This is closely related to a fourth aspect, in which individuals belonging to other groups are no longer perceived in terms of their individual personalities or behavior, but in terms of generalized prejudices and assumptions about the group as a whole. 

And finally — moving into the most dangerous and destructive extreme of prejudice — people may project their own psychological flaws and their own personal failings onto another group, as a strategy of avoiding responsibility and blame. Other groups become scapegoats, and consequently can justifiably be attacked or murdered, in revenge for their alleged crimes. Individuals with strong narcissistic and paranoid personality traits are especially prone to this strategy, since they are unable to admit to any personal faults, and are especially likely to demonize others.

Changing Our Minds

Changing our individual unjust social concepts takes conscious effort and practice. Dr Sherry Benton has 3 suggestions on how to do this:

  1. We all have prejudicial beliefs and we need to begin by acknowledging them if we are going to grow.  If we tell ourselves, “I’m not prejudice,” we are likely burying and ignoring the truth.
  2. We need to actively seek out objective facts that do not support our beliefs. Easy enough to do with the internet.  Find those objective sources.
  3. We need to focus on making our stereotypical, deeply ingrained beliefs conscious and reflect on their impact on others. At this point we generally know the right thing to do and we can act without prejudice while recognizing that we do have prejudice.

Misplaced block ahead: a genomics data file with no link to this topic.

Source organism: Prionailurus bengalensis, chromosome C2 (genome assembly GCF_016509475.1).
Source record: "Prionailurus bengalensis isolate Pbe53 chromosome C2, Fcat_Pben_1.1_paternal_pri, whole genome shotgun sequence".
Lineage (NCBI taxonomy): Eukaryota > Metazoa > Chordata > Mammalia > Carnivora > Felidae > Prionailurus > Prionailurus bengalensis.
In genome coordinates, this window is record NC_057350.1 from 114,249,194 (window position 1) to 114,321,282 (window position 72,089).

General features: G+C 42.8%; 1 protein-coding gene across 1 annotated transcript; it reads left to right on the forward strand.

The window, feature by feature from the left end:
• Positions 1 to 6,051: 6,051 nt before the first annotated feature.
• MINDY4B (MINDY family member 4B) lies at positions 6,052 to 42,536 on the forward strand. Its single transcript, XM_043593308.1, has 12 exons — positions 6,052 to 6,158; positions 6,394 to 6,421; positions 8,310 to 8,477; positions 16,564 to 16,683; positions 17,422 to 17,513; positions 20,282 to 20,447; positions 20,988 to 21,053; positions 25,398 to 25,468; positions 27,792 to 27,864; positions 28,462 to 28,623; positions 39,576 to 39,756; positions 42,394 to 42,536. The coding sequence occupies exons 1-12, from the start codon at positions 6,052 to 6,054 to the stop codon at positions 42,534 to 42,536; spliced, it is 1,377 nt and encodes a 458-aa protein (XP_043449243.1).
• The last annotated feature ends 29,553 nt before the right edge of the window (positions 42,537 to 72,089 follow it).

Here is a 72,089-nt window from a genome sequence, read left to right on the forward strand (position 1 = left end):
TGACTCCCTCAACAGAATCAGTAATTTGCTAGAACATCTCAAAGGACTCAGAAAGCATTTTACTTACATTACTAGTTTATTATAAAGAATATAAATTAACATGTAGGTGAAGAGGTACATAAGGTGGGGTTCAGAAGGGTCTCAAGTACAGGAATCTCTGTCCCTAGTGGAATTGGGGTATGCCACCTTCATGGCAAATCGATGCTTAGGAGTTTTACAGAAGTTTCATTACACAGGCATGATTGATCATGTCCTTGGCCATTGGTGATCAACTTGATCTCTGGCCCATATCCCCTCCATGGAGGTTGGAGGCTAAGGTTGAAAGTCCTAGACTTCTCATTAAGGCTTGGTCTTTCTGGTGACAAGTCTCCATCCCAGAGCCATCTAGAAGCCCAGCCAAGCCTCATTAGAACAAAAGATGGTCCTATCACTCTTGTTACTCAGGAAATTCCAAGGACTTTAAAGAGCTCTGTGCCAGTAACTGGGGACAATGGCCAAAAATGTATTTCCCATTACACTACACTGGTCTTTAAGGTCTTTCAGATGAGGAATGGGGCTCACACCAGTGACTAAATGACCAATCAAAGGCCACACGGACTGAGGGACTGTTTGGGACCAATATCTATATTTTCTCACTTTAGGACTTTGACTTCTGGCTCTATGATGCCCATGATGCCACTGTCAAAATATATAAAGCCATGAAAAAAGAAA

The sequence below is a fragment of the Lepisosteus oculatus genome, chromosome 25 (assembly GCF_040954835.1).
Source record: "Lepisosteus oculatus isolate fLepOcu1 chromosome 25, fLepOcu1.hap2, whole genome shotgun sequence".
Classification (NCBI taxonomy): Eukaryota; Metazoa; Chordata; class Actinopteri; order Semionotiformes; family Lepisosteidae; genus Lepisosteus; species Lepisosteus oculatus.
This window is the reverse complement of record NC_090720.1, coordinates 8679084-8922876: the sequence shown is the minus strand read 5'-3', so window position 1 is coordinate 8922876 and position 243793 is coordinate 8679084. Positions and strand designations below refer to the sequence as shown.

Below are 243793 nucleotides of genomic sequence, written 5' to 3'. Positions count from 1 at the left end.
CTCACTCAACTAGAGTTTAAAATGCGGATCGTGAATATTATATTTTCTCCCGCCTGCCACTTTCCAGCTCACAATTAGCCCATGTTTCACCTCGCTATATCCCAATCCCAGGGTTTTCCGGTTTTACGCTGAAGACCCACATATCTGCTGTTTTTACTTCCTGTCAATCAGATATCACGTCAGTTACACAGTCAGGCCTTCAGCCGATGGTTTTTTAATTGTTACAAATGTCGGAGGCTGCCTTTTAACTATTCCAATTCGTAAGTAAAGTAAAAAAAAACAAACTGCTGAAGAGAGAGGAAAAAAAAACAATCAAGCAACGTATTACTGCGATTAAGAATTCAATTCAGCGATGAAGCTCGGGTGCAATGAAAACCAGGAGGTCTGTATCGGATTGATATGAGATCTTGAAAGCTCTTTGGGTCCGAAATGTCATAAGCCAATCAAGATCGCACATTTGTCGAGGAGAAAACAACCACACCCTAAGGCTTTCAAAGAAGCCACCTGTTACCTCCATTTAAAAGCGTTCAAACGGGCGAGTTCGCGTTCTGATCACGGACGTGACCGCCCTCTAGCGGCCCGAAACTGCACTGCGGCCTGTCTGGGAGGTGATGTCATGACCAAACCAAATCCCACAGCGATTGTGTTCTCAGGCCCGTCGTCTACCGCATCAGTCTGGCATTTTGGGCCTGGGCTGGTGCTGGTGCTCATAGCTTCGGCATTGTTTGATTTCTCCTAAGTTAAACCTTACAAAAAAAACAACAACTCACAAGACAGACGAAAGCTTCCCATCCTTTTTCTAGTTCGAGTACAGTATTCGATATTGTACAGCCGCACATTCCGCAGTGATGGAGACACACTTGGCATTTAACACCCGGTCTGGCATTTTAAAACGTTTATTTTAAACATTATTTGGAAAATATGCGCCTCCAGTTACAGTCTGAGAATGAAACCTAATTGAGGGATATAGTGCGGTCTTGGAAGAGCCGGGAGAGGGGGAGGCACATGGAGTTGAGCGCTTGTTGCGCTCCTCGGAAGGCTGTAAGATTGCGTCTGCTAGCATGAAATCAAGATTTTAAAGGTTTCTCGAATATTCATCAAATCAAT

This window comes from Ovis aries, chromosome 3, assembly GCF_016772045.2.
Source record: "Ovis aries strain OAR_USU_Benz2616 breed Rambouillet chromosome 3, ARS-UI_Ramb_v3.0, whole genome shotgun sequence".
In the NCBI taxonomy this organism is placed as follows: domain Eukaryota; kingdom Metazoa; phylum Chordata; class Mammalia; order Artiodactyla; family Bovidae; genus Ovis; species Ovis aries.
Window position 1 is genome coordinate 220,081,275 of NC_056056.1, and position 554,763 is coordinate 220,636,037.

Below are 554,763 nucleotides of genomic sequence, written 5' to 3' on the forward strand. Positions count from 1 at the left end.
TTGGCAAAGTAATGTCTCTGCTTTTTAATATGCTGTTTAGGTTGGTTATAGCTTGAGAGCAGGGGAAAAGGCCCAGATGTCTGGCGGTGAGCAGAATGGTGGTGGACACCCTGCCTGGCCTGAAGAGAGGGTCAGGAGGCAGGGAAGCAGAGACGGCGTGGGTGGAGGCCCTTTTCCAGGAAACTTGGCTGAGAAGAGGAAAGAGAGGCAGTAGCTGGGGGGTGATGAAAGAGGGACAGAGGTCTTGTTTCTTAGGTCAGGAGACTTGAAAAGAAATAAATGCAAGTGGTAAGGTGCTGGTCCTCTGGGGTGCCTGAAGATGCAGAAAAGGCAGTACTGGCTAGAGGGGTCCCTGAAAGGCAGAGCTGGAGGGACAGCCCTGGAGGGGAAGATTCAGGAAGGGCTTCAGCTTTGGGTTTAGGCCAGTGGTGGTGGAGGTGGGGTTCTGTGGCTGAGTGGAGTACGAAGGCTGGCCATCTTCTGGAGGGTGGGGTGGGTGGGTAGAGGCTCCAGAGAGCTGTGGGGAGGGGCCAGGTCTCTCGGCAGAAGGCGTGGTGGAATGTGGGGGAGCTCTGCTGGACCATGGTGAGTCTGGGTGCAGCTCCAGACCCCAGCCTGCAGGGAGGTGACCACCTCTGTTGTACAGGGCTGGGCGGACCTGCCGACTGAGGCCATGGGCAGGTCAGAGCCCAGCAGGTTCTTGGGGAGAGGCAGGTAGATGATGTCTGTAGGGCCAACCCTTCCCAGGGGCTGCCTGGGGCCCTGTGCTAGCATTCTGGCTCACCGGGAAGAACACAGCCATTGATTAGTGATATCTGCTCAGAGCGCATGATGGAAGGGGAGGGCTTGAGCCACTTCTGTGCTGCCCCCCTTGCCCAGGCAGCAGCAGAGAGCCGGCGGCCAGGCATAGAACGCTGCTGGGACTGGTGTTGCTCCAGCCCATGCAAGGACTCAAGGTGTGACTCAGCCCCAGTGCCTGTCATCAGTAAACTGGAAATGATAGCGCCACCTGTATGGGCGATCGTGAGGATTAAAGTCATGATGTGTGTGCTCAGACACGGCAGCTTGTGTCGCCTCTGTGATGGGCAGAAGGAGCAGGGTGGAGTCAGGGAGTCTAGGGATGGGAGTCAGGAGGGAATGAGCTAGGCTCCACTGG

The Good Samaritan parable is an excellent reminder of how we should act toward others. I you’re wondering who merits such compassion from us, you may find an answer in this article entitled “Who are Your Neighbors?

Conclusion

As social animals we require a healthy balance between a sense of individuality (our own and that of others) and a sense of belonging; prejudice is the loss of that healthy balance.

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Relevant Scripture

“Do not judge, and you will not be judged. Do not condemn, and you will not be condemned. Forgive, and you will be forgiven. (Luke 6:37)

Therefore, judge nothing before the appointed time; wait until the Lord comes. He will bring to light what is hidden in darkness and will expose the motives of the heart. At that time each will receive their praise from God. (1 Cor 4:5)

Then Peter began to speak: “I now realize how true it is that God does not show favoritism but accepts from every nation the one who fears him and does what is right. (Act 10:34-35)